One year my father in law asked for stamps...as in postage stamps. So, I bought a beautiful little wooden box and filled it with varied decorative postage stamps, address labels, an address stamp, and some fun stickers.

    Some other "gifts" we've given our parents:

    Year's subscription to their local newspaper.
    Paid for their cable television bill for the year.
    Long distance international phone cards-I have family in Scotland.
    Paid for lawn care for the year.
    and...one of their all-time favorites...Ben and Jerry's coupons...can be redeemed anywhere that sells the ice cream! ( you can check out their website).

    I also prepare a basket of tea, coffee, jams, mustards, and fresh baked goods.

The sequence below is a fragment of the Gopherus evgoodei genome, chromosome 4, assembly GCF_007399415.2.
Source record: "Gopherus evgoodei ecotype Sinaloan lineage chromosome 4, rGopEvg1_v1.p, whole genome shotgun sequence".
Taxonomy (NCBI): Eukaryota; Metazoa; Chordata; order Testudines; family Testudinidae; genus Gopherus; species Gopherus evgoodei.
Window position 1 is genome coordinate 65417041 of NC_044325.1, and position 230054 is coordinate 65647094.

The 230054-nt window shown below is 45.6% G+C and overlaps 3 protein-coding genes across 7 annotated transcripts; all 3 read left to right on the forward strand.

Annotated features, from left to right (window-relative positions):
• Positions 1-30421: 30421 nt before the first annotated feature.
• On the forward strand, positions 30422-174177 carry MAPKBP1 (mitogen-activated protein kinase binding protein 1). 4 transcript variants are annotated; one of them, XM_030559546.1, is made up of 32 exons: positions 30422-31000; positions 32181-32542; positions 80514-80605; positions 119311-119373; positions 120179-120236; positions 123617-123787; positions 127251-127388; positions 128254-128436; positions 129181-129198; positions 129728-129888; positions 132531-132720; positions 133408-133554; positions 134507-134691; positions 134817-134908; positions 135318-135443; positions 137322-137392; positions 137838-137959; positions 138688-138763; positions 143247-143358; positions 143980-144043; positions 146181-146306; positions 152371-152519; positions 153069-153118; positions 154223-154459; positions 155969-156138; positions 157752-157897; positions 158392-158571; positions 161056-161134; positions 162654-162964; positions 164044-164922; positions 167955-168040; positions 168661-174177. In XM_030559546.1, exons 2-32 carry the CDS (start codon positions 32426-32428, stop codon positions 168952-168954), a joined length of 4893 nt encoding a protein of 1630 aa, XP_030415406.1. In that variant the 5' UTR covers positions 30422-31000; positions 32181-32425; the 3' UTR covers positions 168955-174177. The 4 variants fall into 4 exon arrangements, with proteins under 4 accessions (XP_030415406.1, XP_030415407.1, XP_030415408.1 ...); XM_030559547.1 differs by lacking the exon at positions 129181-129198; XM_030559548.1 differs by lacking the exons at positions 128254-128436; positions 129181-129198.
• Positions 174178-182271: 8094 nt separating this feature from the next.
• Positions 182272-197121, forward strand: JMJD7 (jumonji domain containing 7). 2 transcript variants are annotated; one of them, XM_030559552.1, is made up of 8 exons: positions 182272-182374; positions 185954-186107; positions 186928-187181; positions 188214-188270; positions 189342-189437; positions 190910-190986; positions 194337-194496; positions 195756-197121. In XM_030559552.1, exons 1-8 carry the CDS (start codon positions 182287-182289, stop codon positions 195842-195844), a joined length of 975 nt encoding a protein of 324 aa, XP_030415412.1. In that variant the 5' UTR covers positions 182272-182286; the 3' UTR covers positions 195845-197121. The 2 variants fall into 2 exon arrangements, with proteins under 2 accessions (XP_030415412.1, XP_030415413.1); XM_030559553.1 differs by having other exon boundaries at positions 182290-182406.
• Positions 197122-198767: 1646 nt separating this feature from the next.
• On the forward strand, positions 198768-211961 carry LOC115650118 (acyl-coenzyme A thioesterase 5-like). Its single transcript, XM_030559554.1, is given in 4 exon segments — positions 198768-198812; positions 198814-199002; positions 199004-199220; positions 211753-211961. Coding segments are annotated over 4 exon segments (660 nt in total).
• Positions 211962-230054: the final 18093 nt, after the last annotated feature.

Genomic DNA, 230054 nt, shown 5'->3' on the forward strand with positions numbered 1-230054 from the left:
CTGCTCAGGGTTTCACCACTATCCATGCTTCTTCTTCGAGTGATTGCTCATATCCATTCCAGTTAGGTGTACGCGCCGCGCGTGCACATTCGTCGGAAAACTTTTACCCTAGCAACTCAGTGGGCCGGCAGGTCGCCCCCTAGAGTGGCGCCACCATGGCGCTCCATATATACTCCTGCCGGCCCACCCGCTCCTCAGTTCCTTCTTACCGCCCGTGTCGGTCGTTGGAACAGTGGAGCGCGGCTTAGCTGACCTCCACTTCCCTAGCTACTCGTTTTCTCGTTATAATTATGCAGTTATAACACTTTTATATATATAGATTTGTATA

7. #7
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    Right there with you!

    My Dad is 86 and my Mom is 85. They don't NEED anything. And anything they could possibly need, they have plenty of money for (way more than I'll ever have!).

    We have done the restuarant gift card thing many, many times because they do love to eat out. This year, however, I bought them both something to wear. They don't shop much and every time I see them (about every other week), their clothes look...well...worn. Now, chances of these things I bought fitting and appealing to them are slim, but I'm taking the chance.

    I took my Mom shopping last week and she didn't see anything she liked for herself. She has tons of jewelry, so that's out. The only real hobby she has is crocheting, so sometimes I buy her yarn to make things (but usually not as a gift for her, but just something to do - she makes afgans for my kids, scarves for my step daughters, and for charities). The really hard part? Her birthday is 2 1/2 weeks after Christmas.